The growth of degrowth

The more I study economics, the more I realize how this world is really stupid and rotten. In the decades to come, we, and all of the generations that we’ll come, will see a world rotten socially, financially, and environmentally. This last problem, because of the real threat to the whole world, without one unique country being able to escape from it, is the one that has raised awareness and made appear a new vision for our societies, degrowth.

Image: Sun Yuan & Peng Yu. — « The World is a Fine Place for You to Fight For »

Progress is the realization of Utopias, wrote Oscar Wilde. So of course, the degrowth, one of the environmental economics theories, is a utopia. But that’s not a reason why we shouldn’t study and learn from this knowledge, and even try to put it in practice. At the end, democracy is also a utopia and, even so, we’re so tremendously trying to keep it, protect it and improve it, even knowing that we’ll never arrive to a “perfect democracy”. All changes starts with a utopia. All starts with a dream. And that, I think, is what Degrowth is about.

Such as communism or anarchism, degrowth is an anti-capitalist theory. This movement started with a simple and true fact: an unlimited growth in a limited world is impossible. The term in itself is challenging: capitalism and market economy is based in growth, we just have to watch how people, media and politics panic when they hear that growth is contracting, we all pledge allegiance to this growth religion. Indeed, we all have this axiom that growth of GDP must be a good thing, irrespective of what has grown and who, if anyone, has benefited. The idea that there could be pathological growth, unhealthy growth, disruptive or destructive growth is a perserve idea which must not be allowed to surface

Naming this young theory degrowth is an oxymora in capitalism system, because that’s what this theory shoes, the contradictions of capitalism – or new contradictions, added to the list of its numerous others ones.

That’s what we are going to talk about in this post, the contradictions, the solutions, and the practice of those ones.

The fact is simple: the declining of the environment quality. Indeed, even if the  “ tremendous leader of the free world” disagree, there is a global warming, and it’s caused by human activity.

We don’t need to enter in the proofs and scientific demonstrations in this matter. Indeed, we’re spectators of the declining quality of air and the decline in health of flora and fauna upon which humans depend. Some studies say that we have 10 to 30 years before arriving to a critical level where, our countries will maybe continue with, more or less: this is the problem of the rise of negative societal side-effects. We will see a gap more and bigger between societies classes in health and quality and variety of the products consumed – when the rich get a cold, the poor freeze. That being added to ever-expanding use of resources by the west countries to satisfy our lifestyles that consume more food and energy, and produce greater waste, at the expense of the third world. This second gap between first and third world is at the air of the responsibility of climate change: some argue that developing countries are the more polluting, others that the pollution in those countries is due to the production to satisfy the consumption of developed countries, and also some argue that developed countries polluted in their time – at the same or a worst level. Continuing with our current consumption, and taking as a hypothesis the continuing trend of development of the developing countries, we still have 24 years of petroleum. What will we use after?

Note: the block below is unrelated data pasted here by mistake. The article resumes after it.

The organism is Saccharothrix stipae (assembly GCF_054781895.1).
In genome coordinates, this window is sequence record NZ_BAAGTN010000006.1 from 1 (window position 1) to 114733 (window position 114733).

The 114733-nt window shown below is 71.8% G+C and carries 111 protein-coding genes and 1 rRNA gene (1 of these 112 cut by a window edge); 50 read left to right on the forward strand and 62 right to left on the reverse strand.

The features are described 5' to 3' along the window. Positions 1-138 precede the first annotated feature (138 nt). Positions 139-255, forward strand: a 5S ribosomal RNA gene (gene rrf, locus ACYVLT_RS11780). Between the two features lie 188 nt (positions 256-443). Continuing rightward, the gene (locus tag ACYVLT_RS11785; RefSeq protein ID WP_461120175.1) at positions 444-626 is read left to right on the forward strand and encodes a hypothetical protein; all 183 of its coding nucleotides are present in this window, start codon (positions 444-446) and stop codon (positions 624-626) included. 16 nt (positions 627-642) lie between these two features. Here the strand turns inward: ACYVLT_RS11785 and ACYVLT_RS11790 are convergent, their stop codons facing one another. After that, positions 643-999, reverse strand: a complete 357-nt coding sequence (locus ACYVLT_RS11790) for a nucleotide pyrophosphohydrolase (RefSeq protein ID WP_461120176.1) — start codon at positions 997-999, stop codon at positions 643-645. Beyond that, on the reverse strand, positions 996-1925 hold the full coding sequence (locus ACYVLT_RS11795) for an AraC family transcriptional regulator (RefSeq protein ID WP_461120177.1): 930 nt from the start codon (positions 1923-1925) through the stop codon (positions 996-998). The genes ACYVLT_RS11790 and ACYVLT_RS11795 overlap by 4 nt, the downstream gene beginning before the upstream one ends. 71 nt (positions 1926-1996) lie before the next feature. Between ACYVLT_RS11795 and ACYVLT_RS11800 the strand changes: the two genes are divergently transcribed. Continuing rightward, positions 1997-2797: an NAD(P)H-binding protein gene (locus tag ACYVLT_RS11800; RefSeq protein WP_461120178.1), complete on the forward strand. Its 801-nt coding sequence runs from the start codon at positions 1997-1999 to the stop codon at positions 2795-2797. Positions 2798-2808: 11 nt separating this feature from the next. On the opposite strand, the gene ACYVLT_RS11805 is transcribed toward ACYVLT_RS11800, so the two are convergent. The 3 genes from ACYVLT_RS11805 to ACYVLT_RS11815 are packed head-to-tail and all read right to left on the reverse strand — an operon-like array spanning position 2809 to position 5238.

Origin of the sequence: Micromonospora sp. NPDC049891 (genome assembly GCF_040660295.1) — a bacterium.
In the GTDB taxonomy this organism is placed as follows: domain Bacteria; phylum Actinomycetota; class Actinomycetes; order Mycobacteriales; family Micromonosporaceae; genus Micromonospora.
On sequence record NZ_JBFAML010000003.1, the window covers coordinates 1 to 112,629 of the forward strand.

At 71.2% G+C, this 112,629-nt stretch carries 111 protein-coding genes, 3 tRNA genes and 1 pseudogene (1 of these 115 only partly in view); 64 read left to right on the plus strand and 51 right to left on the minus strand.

Growth and inequalities

First thing is the first, the aim of this theory is to arrive to a controlled degrowth. Before setting off alarm bells let’s go deeper about this aim. Let’s comment this figure below. If we say that, actually, we use 100 resources. A degrowth project will use 80% of the resources used today. This 20% less is the necessary decrease of the production to have a sustainable world – we will talk about it later on. Going deeper on this decrease, we see that developed countries should decrease their use of resources by half – pass by 80% of the use of world resources to 40%. The developing countries should increase their production and consumption by two – 20% to 40%. All that to have a fair share of the worlds resources between all of the countries. So, degrowth is just a temporal stage for developed countries, that will see a reduction of their consumption and production to arrive to a fair level of world’s resources repartition. To poor countries, it just means a huge increase! The aim is, after arriving to this equity share, adopt a zero global growth.

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As wrote Kenneth E. Building, “an infinite growth in a finite world is impossible.”

Growth is typically shown in economy as a mean to reduce inequalities. That’s what shows, for instance, the curve of Kuznets – growth induces reduction of inequalities. But is this analysis really working? Not if we look at the recent statistics. In fact, since 2000s growth hasn’t always been synonym of inequalities decrease: since 2011, in France, 1% of the population has increased its wealth up to 25% more, while the middle classes have seen theirs stagnate. Another study of Oxfam shown that in 2025, 1% of the world population will own 50% of the world wealth, the same amount as 99% of the population! Do we really want a system like this? If putting out the taxes to the 1% will result in an increase of the growth, we will do it, without caring if inequalities will increase.

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“We live in a world where those that earn 100 000€/month persuade those that earn 1800 that nothing is going right because of those that earn 535€. And it’s working” Félix Lobo.
The need to shift to another measure of hapiness

sense-titol The phenomenology of Kant shows us that to change the world; we first need to change our vision of it. Changing the vision that we have to measure “economic growth” will help to shift the aim of growth to a progress aim.

The substance of man cannot be measured by GDP. Perhaps it cannot be measured at all, except for certain symptons of loss.